Ovarian Cysts Polycystic Ovarian Syndrome Pcos Pregnancy

Polycystic ovarian syndrome (PCOS) is a common cause of infertility in women. Fortunately, PCOS fertility treatments make pregnancy with PCOS attainable, allowing many women to conceive and carry children to term.

Unfortunately, the risk of serious pregnancy complications, including preeclampsia and miscarriage, is higher than normal for women with polycystic ovarian syndrome. A woman can increase her chance of a successful pregnancy with PCOS by:

  • Carefully monitoring the pregnancy
  • Getting prompt intervention if complications occur
  • Maintaining a healthy PCOS pregnancy diet.

PCOS and Pregnancy Complications

Polycystic ovarian syndrome has multiple effects, including hormonal imbalances and insulin resistance. In addition to affecting fertility and producing symptoms like unwanted hair growth, PCOS also increases the risk of the following pregnancy complications:

  • Endometriosis (growth of uterine lining tissue outside of the uterus)
  • Gestational diabetes (diabetes induced by pregnancy)
  • Large birth weight
  • Miscarriage
  • Preeclampsia (a dangerous condition characterized by swelling, high blood pressure and protein in the urine)
  • Pregnancy-induced hypertension
  • Premature birth.

The risk of miscarriage is especially high when PCOS and pregnancy intersect. According to the International Council on Infertility Information Dissemination, approximately 45 to 50 percent of women with PCOS have miscarriages, while the rates for the general population are 15 to 20 percent.

Why pregnancy with PCOS is susceptible to miscarriage is a matter of debate. Some studies implicate high levels of male sex hormones. Others suggest that these miscarriage rates are due to high levels of luteinizing hormone, which stimulates ovulation.

A third theory notes that women with PCOS and insulin resistance have higher rates of miscarriage than women with polycystic ovarian syndrome alone. High levels of insulin increase the risk of blood clots developing in the uterus. Such blood clots prevent the placenta from delivering nutrients to the fetus and removing waste products, resulting in miscarriage.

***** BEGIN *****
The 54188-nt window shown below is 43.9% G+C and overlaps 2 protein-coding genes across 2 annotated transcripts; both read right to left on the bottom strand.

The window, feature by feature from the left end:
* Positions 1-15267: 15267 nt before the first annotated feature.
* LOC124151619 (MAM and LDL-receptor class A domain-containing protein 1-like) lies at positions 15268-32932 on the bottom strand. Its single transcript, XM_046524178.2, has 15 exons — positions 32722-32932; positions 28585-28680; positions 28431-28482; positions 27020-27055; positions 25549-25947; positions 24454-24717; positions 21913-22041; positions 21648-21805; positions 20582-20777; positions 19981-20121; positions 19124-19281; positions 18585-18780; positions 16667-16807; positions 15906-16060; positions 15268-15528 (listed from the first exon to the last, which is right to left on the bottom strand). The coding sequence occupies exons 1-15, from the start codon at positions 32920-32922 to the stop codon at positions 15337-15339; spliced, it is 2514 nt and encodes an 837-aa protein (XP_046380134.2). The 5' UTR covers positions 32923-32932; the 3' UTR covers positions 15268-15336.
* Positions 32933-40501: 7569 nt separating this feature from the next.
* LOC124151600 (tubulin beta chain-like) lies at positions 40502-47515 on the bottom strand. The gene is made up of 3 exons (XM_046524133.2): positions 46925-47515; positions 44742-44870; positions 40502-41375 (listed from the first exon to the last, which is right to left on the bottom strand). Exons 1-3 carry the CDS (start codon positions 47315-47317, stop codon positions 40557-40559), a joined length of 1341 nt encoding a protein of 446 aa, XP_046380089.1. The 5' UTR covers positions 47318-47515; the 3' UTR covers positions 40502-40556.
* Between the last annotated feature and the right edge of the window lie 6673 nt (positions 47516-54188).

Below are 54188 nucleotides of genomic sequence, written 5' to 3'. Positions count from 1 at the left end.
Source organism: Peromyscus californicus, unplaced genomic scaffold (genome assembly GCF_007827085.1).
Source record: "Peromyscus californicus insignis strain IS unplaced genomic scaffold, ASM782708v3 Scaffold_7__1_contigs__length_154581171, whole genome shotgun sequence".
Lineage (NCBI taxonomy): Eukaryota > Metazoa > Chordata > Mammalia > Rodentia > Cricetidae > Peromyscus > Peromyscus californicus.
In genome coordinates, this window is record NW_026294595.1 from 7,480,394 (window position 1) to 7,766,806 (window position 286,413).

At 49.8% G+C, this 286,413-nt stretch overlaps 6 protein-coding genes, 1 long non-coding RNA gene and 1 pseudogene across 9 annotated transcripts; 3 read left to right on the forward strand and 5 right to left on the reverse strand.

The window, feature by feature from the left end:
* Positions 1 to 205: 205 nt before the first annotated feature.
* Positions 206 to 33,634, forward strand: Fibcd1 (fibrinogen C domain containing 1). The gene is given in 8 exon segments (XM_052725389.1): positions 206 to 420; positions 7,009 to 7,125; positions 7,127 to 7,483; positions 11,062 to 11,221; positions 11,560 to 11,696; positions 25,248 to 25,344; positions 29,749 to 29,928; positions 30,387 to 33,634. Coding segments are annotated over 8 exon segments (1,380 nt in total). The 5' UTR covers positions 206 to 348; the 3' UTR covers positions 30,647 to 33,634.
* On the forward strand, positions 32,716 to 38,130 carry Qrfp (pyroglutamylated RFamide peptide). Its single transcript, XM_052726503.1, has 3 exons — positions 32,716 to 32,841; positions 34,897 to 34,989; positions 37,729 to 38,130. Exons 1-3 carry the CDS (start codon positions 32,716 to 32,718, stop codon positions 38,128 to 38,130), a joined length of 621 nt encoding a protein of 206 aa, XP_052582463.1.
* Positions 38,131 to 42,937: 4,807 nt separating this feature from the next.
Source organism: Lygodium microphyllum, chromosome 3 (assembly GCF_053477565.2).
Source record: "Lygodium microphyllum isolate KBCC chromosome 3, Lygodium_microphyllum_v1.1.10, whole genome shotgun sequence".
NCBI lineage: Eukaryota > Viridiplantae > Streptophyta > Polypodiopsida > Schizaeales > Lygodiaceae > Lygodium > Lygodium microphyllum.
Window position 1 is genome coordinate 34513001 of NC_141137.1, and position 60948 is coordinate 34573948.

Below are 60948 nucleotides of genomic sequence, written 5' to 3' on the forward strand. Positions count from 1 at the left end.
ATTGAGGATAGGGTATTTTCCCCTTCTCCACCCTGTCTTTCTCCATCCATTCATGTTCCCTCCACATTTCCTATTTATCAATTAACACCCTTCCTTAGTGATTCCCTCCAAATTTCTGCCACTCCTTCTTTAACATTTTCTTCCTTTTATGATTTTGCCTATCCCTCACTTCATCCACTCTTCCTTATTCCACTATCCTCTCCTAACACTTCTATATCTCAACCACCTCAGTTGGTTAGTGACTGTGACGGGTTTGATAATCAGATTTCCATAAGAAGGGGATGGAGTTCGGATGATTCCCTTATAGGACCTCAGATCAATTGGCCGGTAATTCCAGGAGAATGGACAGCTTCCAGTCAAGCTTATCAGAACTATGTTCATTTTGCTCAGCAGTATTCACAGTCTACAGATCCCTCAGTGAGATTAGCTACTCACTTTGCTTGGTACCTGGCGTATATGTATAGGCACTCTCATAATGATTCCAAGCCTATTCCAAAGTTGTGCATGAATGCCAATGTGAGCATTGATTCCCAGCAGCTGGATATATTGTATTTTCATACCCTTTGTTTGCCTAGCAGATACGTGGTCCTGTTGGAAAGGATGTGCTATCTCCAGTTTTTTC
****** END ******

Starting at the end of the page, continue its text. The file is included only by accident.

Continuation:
Metformin and PCOS

Metformin is a diabetes drug used off-label in PCOS fertility treatments. In a study published in the Journal of Clinical Endocrinology and Metabolism, women who continued metformin PCOS treatment through pregnancy had miscarriage rates of 9 percent, compared to a 41 percent miscarriage rate in the control group.

Metformin may lower PCOS miscarriage rates by controlling insulin resistance, which often increases with pregnancy and can develop into gestational diabetes.

PCOS Pregnancy Diet

A healthy PCOS pregnancy diet can be difficult for women with polycystic ovarian syndrome, since the new diet is often at odds with their regular eating habits. Low carbohydrate diets are often promoted as PCOS diets. However, for pregnancy with PCOS, women need to increase carbohydrate intake through vitamins and minerals found in:

  • Fruits
  • Grains
  • Legumes
  • Vegetables.

Women with polycystic ovarian syndrome often suffer from obesity, and may worry that a PCOS pregnancy diet will aggravate their struggle to maintain a healthy weight.

A PCOS pregnancy diet emphasizes many of the eating habits suggested by the American Diabetes Association to lower the risk of gestational diabetes. Here are some of their recommendations:

  • Eat carbohydrates with protein-rich foods to keep blood glucose levels stable.
  • Eat three small meals, as well as two to four snacks a day.
  • Opt for whole-grain or high-fiber carbohydrates over processed or refined foods.

Following a PCOS pregnancy diet can be challenging. A qualified dietitian can help women meet their nutritional goals while dealing with PCOS and pregnancy simultaneously.


3 Fat Chicks Staff. (n.d.). Pregnancy and PCOS: Diet/fitness/lifestyle changes. Retrieved February 23, 2010, from the 3 Fat Chicks Web site: http://www.3fatchicks.com/pregnancy-pcos-diet-fitness-lifestyle-changes/.

Advanced Fertility Center of Chicago. (n.d.). Metformin (glucophage) for PCOS fertility treatment. Retrieved 23 February, 2010, from the Advanced Fertility Center of Chicago Web site: http://www.advancedfertility.com/metformin-pcos-pregnancy.htm.

Grassi, A. (2008). Polycystic ovary syndrome: Unique concerns during pregnancy and lactation. Retrieved February 23, 2010, from the Today’s Dietician Web site: http://www.todaysdietitian.com/newarchives/120108p38.shtml.

International Council on Infertility Information Dissemination Staff. (2006). Polycystic ovary syndrome (PCOS) FAQ. Retrieved March 4, 2010, from the International Council on Infertility Information Dissemination Web site: http://www.inciid.org/faq.php?cat=infertility101